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Book Review | Ella Enchanted, by Gail Carson Levine

Book Review | Ella Enchanted, by Gail Carson LevineScore 92%Score 92%

Earlier this year I posted about loving re-imagined fairy tales; now unfortunately that particular book wasn’t one that I would re-read. I decided I needed to let you know about one that I have read over and over again to the point of needing to buy a new copy as my paperback is about to fall apart – Ella Enchanted. It was published in 1997 and I have had my copy since about 1999. I am positive it is something that I bought at a middle school scholastic book fair – do they still have those?

Ella is cursed from birth by a fairy to be obedient and the only person who can remove the curse is the original caster or she has to break it herself, but she doesn’t know how.

Her mother dies when she is young which brings Ella under her father’s control and he sends her off to finishing school with Dame Olga’s daughters, Hattie and Olive. Hattie figures out the curse to an extent and uses it to make Ella a servant at school. Ella can’t live like that so she searches for a way to break the curse. All the while she has been corresponding with Prince Charmont after meeting him at her mother’s funeral and their feelings blossom. Her merchant father remarries Dame Olga bringing the fairy Ella seeks back into their life and she blesses the couple with eternal love.

As all Cinderella stories the Prince falls in love with Ella, but how can she be with him with the curse of obedience over her?

Now some might be familiar with the basic outline of the story from the movie starring Anne Hathaway but be warned the Ella in the book is a much stronger character. Ella loves to learn languages which helps her out of a few situations along her adventures. She also works to respect and learn other cultures which in turn gives her protection, gifts, and most importantly friends. Through her learning and compassionate heart she helps the Prince on the Ogre campaign-teaching his men to speak Ogre so they can use the same oily tones back at them instead of being eaten. In this version there isn’t an Uncle out to kill Charmont, and I much prefer it that way. Ella has to rescue herself by finding the strength inside of her, but until that happens her antics trying to break the curse sometimes put her in danger and other times just make her sick. 

This is a story that definitely reminds you of the importance of friendship and the way to treat other people. 

The people she comes across in the book include ogres, giants, and elves. Ella receives a beautiful pottery piece from the elves because she shows respect and awe for their talent while her father always demeans them and never gets to see the work of the master artists. I think this is very applicable to us; we can choose to belittle those around us and never let them grow or see their full potential or we can place value on what they bring to the table. The way I see it that benefits everyone.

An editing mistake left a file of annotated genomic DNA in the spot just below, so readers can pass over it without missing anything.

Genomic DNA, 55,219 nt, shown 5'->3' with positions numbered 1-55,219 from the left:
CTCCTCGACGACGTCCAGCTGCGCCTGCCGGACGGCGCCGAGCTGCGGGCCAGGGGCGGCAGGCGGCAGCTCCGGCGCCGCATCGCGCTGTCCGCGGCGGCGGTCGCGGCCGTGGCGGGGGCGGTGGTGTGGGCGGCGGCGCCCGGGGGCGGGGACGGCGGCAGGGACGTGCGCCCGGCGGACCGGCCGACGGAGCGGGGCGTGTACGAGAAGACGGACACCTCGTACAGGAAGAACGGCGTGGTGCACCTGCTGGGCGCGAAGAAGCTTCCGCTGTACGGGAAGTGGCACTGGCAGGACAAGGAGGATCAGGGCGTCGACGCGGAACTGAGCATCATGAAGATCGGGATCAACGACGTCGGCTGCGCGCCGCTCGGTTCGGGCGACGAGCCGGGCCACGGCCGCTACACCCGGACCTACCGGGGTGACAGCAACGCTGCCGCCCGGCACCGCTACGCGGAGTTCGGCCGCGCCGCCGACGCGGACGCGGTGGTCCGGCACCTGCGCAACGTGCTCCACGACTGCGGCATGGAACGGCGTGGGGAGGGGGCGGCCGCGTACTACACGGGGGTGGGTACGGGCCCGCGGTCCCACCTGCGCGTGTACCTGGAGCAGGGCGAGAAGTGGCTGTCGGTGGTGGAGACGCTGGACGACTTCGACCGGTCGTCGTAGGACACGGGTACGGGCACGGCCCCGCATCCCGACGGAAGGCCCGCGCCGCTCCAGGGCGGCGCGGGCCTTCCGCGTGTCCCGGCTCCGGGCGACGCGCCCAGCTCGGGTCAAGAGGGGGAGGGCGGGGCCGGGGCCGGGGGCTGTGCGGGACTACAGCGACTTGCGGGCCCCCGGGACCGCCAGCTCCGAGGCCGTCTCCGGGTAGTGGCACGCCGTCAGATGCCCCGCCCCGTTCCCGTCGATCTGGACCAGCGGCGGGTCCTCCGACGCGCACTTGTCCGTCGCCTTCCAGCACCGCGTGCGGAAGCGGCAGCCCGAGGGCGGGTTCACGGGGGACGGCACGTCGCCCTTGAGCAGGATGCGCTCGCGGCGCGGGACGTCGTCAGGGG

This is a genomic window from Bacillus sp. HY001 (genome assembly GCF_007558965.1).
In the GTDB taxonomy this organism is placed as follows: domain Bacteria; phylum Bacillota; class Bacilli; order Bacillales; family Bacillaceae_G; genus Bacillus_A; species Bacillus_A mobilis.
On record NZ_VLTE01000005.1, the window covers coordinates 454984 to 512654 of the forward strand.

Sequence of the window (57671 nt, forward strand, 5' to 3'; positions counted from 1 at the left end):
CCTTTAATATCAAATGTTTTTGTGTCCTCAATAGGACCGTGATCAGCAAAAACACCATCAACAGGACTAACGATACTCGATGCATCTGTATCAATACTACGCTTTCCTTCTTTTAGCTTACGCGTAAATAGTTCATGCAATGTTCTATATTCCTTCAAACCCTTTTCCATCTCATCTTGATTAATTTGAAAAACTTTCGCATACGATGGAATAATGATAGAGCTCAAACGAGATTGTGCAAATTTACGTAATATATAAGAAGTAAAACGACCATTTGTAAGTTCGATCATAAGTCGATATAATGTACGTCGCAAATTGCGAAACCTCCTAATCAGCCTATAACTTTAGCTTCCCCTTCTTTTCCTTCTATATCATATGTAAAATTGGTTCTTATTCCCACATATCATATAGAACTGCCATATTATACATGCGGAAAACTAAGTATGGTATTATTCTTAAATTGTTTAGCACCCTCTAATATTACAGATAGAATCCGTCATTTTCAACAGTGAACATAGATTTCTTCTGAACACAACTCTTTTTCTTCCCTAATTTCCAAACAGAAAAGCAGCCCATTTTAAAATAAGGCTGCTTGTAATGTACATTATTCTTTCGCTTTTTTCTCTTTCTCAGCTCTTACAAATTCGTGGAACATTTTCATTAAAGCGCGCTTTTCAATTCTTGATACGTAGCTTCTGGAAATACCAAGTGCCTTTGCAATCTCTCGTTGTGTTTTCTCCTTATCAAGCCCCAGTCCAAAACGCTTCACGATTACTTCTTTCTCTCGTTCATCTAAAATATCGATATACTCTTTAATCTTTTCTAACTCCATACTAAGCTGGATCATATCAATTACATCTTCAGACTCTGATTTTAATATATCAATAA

The book reminds us there are consequences for our actions: from marrying the Dame to the way Ella was treated, falling in love, cursing those around you, and choosing your friends.

Early in the book Ella talks to a fairy whom after a bowl breaks won’t put it back together because it is “big magic” and that has consequences she can’t control. However, she does use magic to clean it up so there are no shards on the floor. While our actions may seem small we never know how far reaching they can be for better or for worse.


She vividly paints the world around Ella and helps you to see even the good characters have flaws they have to overcome. This is a book I would recommend for adults as well as middle readers. Cinderella is one of my favorite tales to see updated; many different variations that have been written and if you have a chance you should definitely pick up the Newbery Honor Book Ella Enchanted.


Pick up your copy using this link, and we make pennies!




About The Author


Becca is excited to be contributing to the Imaginary Book Club; sharing her thoughts on all things related to children's books! With a growing family and a strong love of all things bookish, Becca is bringing a unique perspective to our team. Becca's life just got a lot more busy with an infant son, but she's happy to be sharing her thoughts on books for parents of children of all ages. Becca is based in Portland, OR, where she is happily enjoying the Northwest life.


  1. Kate

    This is still one of my top 5 favorites of all time. I probably got my copy around the same time you did, but to my horror I’ve lost it in one of my many moves. I need to get a new one! And as much as I adore Anne Hathaway, the movie adaptation was soooo tragic when compared to the book.

  2. Jenny @ Reading the End

    Years and years and I’ve read a zillion adaptations of fairy tales, and Ella Enchanted is still one of my very most favorites. Robin McKinley’s Beauty is another favorite, but that may have been because I read it when I was quite young. Ella Enchanted is one of the classics.


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